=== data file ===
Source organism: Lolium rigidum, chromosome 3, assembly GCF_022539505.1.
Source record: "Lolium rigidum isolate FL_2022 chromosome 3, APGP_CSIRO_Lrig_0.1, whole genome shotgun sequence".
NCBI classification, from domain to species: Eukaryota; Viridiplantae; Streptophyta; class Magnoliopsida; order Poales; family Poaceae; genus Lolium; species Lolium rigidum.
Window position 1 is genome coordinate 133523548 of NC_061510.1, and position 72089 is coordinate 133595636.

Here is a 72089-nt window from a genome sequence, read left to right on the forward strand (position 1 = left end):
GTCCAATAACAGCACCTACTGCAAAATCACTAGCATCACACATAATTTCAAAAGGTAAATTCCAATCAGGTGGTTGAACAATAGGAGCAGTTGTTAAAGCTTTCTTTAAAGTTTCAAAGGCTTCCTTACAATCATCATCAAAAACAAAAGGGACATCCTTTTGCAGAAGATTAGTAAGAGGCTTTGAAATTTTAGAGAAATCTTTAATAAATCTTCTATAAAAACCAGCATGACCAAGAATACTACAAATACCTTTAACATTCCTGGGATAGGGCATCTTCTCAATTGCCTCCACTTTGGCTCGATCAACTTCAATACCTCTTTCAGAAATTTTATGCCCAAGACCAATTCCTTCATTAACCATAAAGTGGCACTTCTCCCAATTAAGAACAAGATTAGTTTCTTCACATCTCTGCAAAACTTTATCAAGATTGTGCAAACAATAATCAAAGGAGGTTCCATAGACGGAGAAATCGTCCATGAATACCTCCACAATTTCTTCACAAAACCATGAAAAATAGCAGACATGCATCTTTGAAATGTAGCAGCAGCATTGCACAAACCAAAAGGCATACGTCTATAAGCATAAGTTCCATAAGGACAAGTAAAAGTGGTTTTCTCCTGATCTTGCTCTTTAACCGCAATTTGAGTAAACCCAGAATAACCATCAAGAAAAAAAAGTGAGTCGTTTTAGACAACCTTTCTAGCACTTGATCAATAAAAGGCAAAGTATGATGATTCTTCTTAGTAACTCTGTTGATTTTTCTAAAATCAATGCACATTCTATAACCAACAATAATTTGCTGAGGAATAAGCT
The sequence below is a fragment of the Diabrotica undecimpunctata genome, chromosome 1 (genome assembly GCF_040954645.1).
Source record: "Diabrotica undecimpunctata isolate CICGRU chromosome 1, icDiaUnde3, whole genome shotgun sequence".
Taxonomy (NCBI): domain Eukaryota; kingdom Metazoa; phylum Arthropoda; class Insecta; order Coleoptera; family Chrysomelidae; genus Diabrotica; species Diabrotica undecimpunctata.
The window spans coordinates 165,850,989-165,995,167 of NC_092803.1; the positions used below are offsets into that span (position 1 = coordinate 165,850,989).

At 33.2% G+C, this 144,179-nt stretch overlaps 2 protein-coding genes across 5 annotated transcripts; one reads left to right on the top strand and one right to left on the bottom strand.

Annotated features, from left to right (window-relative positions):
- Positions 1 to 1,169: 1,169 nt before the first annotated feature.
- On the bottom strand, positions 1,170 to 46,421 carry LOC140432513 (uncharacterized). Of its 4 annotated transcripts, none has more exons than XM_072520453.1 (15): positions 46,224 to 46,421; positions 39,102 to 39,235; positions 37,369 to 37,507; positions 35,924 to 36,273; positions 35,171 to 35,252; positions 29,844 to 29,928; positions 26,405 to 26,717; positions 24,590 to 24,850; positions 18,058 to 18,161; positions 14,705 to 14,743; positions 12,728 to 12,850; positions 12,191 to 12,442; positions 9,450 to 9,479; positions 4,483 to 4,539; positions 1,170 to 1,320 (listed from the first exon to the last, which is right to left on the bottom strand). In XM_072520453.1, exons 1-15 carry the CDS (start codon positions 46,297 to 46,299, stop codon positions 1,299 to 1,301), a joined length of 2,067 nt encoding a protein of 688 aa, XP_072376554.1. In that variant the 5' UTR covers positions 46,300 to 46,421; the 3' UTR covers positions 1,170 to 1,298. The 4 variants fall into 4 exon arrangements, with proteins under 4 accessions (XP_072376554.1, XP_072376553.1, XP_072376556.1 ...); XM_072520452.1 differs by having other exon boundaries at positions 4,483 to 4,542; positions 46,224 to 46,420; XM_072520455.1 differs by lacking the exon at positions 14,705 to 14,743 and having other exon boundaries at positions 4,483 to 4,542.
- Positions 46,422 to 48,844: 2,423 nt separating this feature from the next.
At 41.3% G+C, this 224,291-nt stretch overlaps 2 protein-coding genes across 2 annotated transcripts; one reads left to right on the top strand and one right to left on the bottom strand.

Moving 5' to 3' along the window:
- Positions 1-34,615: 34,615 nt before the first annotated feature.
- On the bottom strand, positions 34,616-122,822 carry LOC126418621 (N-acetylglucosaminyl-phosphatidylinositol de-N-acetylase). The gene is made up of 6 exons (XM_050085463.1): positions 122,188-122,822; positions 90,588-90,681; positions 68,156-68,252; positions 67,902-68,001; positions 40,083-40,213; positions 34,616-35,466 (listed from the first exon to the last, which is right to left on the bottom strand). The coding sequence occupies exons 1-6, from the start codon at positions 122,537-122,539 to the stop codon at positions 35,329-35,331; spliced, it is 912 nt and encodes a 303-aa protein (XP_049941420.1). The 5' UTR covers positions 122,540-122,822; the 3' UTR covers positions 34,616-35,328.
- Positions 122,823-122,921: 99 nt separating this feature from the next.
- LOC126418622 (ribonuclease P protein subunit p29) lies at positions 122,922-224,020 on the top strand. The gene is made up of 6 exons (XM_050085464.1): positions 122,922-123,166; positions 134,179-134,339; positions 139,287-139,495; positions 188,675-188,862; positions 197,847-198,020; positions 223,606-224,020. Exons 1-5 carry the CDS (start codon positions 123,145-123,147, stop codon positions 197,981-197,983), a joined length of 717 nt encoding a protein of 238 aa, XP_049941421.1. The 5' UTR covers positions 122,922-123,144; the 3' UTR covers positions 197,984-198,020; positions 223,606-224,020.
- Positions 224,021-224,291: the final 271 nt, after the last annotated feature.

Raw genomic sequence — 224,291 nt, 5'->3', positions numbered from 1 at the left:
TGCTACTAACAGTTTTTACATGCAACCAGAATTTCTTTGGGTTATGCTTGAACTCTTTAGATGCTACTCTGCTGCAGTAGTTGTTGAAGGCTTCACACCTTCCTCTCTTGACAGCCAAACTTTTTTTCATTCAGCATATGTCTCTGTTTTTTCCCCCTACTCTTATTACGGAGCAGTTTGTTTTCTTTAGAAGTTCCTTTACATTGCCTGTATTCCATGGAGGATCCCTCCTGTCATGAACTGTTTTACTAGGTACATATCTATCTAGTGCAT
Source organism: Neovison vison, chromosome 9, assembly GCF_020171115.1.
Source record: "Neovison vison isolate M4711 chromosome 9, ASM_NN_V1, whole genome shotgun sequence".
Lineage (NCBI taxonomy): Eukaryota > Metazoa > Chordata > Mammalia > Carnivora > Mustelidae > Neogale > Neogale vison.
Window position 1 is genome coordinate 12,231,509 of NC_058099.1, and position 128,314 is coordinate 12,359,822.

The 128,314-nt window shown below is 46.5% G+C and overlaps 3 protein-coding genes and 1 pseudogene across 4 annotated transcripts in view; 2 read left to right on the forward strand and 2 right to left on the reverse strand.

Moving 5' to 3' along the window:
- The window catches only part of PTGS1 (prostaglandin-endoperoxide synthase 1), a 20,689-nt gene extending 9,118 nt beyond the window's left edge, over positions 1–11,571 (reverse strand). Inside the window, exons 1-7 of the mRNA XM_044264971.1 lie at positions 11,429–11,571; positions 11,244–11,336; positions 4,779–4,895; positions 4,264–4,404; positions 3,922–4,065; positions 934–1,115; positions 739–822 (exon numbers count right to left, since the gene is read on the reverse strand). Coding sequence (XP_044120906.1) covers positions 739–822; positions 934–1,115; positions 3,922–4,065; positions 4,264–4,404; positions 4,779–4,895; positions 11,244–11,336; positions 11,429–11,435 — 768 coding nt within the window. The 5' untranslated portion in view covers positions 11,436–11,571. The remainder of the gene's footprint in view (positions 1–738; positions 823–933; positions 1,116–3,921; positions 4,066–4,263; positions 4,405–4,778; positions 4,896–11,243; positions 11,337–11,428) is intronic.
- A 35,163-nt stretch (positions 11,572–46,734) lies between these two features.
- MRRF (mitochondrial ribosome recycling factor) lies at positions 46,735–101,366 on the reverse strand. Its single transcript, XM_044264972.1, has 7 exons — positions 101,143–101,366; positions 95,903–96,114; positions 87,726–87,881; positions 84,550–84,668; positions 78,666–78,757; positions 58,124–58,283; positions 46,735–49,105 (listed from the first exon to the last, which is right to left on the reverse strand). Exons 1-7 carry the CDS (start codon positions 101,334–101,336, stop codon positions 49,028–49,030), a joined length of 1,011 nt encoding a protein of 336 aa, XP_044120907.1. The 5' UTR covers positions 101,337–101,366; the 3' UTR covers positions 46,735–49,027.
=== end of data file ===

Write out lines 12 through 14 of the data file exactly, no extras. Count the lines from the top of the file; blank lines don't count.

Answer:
Annotated features, from left to right (window-relative positions):
- Positions 1 to 1,169: 1,169 nt before the first annotated feature.
- On the bottom strand, positions 1,170 to 46,421 carry LOC140432513 (uncharacterized). Of its 4 annotated transcripts, none has more exons than XM_072520453.1 (15): positions 46,224 to 46,421; positions 39,102 to 39,235; positions 37,369 to 37,507; positions 35,924 to 36,273; positions 35,171 to 35,252; positions 29,844 to 29,928; positions 26,405 to 26,717; positions 24,590 to 24,850; positions 18,058 to 18,161; positions 14,705 to 14,743; positions 12,728 to 12,850; positions 12,191 to 12,442; positions 9,450 to 9,479; positions 4,483 to 4,539; positions 1,170 to 1,320 (listed from the first exon to the last, which is right to left on the bottom strand). In XM_072520453.1, exons 1-15 carry the CDS (start codon positions 46,297 to 46,299, stop codon positions 1,299 to 1,301), a joined length of 2,067 nt encoding a protein of 688 aa, XP_072376554.1. In that variant the 5' UTR covers positions 46,300 to 46,421; the 3' UTR covers positions 1,170 to 1,298. The 4 variants fall into 4 exon arrangements, with proteins under 4 accessions (XP_072376554.1, XP_072376553.1, XP_072376556.1 ...); XM_072520452.1 differs by having other exon boundaries at positions 4,483 to 4,542; positions 46,224 to 46,420; XM_072520455.1 differs by lacking the exon at positions 14,705 to 14,743 and having other exon boundaries at positions 4,483 to 4,542.